Congress Blog

Congressional stalling threatens restaurants’ future

Getty Images

At restaurant tables across the country, conversations cover record inflation, high gas prices, supply chain challenges, and workforce shortages, issues restaurant owners and operators feel more keenly than any other industry.

In just the last year, wholesale food prices have increased more than 17 percent, the largest 12-month increase in nearly five decades. Coupling dire increases in commodity costs—67.2 percent for butter; 37 percent for flour; 20 percent for milk,16 percent for beef—with Congress’ failure to act quickly on several measures that could ease pressures on business owners, many restaurants are on their way to another forced shutdown.

Next week, the restaurant industry will be back in Washington, D.C., for its Public Affairs Conference. In what should have been a time to celebrate the critical role restaurants play in communities, restaurant owners and operators will be fervently asking members of Congress to take action on a number of bills, including replenishing the Restaurant Revitalization Fund (RRF), addressing tax credit delays, and making it easier to hire employees—all measures to help them stay in business.

A few weeks ago, the House voted to replenish the RRF with an additional $42 billion; now it’s up to the Senate to make it happen. The RRF has been an incredibly effective recovery tool for the restaurant industry, but its initial appropriation of $28.6 billion has left 177,000 eligible restaurants without funds. The Senate can make this right.

Another piece of legislation, the Essential Workers for Economic Advancement (EWEA) Act (H.R. 7239), would expand the country’s workforce through a 3-year, market-driven, non-immigrant visa program specific to occupations that provide growth opportunities and career paths without the need for a college degree. The EWEA program would connect prospective workers with employers, both of whom must meet participation requirements. It’s a commonsense solution that works for both employees and employers.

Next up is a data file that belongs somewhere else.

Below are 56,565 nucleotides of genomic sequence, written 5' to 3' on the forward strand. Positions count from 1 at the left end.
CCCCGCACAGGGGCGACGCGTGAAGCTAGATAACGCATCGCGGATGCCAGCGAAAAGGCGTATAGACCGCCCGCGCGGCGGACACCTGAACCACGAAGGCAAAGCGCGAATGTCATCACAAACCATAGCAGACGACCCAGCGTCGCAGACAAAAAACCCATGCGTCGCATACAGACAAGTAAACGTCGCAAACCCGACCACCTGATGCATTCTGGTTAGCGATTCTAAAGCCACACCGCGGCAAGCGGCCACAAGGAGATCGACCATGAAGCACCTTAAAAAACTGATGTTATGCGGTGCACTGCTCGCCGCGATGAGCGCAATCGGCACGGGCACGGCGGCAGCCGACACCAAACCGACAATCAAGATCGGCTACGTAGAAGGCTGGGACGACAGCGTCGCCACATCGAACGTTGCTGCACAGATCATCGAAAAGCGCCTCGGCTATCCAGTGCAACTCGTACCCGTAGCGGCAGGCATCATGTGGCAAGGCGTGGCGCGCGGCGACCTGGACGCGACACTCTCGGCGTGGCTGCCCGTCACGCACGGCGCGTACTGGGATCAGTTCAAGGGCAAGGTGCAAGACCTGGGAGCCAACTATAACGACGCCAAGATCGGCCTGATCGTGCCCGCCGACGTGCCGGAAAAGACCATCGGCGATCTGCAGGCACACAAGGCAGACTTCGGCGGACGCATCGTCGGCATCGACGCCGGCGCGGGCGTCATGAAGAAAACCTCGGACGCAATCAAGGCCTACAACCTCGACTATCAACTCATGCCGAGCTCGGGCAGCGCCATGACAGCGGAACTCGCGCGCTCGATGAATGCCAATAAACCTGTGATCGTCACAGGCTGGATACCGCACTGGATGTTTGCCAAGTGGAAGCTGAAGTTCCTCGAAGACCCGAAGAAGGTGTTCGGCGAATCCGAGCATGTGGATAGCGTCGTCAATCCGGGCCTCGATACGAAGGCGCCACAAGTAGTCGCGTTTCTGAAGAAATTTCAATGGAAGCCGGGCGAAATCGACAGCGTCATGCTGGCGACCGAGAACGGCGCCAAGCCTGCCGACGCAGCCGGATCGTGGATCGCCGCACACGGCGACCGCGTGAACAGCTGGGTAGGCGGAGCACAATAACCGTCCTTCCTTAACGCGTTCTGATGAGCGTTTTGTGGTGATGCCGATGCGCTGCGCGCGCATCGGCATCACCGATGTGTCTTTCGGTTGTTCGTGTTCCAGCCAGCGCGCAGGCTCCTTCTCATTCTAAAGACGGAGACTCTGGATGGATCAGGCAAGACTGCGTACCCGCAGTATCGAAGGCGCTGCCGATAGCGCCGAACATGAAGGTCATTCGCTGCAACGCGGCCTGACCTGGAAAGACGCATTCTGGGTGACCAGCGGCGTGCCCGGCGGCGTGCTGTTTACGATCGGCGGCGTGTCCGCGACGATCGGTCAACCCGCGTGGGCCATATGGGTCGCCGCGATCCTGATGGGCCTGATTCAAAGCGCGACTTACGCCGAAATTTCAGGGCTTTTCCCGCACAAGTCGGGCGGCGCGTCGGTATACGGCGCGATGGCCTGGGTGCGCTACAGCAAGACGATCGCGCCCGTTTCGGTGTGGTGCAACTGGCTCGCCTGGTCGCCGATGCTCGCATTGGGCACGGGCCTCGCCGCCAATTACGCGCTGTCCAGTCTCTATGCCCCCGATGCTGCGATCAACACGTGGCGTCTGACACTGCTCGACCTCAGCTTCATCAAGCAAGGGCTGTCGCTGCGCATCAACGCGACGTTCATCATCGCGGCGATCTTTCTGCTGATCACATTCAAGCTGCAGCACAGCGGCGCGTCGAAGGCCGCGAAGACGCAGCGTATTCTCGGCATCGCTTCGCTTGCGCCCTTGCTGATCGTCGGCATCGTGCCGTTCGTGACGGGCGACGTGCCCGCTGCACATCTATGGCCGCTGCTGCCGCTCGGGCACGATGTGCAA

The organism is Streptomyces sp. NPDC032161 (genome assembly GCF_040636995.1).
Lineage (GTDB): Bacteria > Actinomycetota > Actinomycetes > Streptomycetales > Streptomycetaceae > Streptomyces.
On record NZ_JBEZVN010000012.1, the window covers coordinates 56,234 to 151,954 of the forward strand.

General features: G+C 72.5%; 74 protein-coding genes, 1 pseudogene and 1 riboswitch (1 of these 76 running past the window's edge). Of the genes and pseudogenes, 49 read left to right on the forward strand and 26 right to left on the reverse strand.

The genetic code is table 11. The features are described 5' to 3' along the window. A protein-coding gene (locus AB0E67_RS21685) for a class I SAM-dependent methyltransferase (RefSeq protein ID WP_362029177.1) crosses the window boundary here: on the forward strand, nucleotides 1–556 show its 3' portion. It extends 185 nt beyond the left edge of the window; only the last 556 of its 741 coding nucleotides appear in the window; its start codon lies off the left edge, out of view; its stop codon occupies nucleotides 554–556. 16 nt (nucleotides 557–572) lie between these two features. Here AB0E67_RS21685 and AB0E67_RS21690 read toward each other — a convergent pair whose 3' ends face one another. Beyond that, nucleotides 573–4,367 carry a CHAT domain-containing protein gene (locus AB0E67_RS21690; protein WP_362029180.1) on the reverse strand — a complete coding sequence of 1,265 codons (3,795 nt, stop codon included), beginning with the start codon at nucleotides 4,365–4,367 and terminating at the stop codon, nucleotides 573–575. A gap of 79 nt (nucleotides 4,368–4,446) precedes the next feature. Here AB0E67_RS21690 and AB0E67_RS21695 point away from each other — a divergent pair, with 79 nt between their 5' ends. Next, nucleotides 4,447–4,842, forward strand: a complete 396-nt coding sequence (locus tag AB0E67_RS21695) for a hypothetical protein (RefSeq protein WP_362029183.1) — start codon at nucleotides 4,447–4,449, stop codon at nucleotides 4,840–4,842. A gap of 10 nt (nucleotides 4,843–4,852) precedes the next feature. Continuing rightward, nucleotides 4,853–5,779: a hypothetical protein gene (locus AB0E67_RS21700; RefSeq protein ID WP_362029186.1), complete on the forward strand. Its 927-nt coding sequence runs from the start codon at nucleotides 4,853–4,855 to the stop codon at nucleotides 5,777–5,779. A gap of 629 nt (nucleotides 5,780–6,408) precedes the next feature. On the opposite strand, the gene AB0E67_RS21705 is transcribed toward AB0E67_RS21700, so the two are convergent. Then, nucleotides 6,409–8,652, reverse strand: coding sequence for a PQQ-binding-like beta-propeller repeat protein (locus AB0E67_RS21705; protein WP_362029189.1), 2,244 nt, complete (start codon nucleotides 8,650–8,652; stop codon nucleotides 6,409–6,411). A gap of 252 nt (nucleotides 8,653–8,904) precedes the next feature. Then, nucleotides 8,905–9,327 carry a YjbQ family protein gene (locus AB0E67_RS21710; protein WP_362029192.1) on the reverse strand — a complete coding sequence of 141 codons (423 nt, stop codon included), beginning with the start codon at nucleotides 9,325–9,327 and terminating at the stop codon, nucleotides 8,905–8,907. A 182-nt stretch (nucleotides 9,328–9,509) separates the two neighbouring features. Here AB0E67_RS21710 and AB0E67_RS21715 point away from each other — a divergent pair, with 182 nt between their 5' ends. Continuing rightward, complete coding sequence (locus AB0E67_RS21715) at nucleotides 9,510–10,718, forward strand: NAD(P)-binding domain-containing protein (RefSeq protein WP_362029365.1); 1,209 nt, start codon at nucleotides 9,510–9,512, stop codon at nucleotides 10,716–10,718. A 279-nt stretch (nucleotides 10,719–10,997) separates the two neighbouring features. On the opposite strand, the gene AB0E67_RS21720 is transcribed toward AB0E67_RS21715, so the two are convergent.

While in D.C., restaurant operators will demand accountability for the thousands of restaurants still enduring painstaking and costly delays in refunding the Employee Retention Tax Credit. They’ll ask Congress to urge the IRS to speed the process for credit payments on the first three quarters of 2021 and to reinstate this tax credit for the fourth quarter.

Since being introduced in the House and Senate, the ERTC Reinstatement Act has gained broad bipartisan support in both chambers. It’s time for Congress to take action and pass this critical piece of legislation.

Throughout the pandemic, restaurants across the country continually found ways to pivot and innovate their businesses to serve their communities and guests, and keep their workers employed—even as their own families were struggling to make ends meet. Congress has several, ready-to-go opportunities to help restaurants get back on a path to recovery and revitalization. It’s time to take action.

Sean Kennedy is the executive vice president of public affairs for the National Restaurant Association.

Tags COVID-19 restrictions employee retention tax credit ERTC Reinstatement Act restaurant revitalization fund Restaurants

The Hill has removed its comment section, as there are many other forums for readers to participate in the conversation. We invite you to join the discussion on Facebook and Twitter.

Most Popular

Load more


See all Video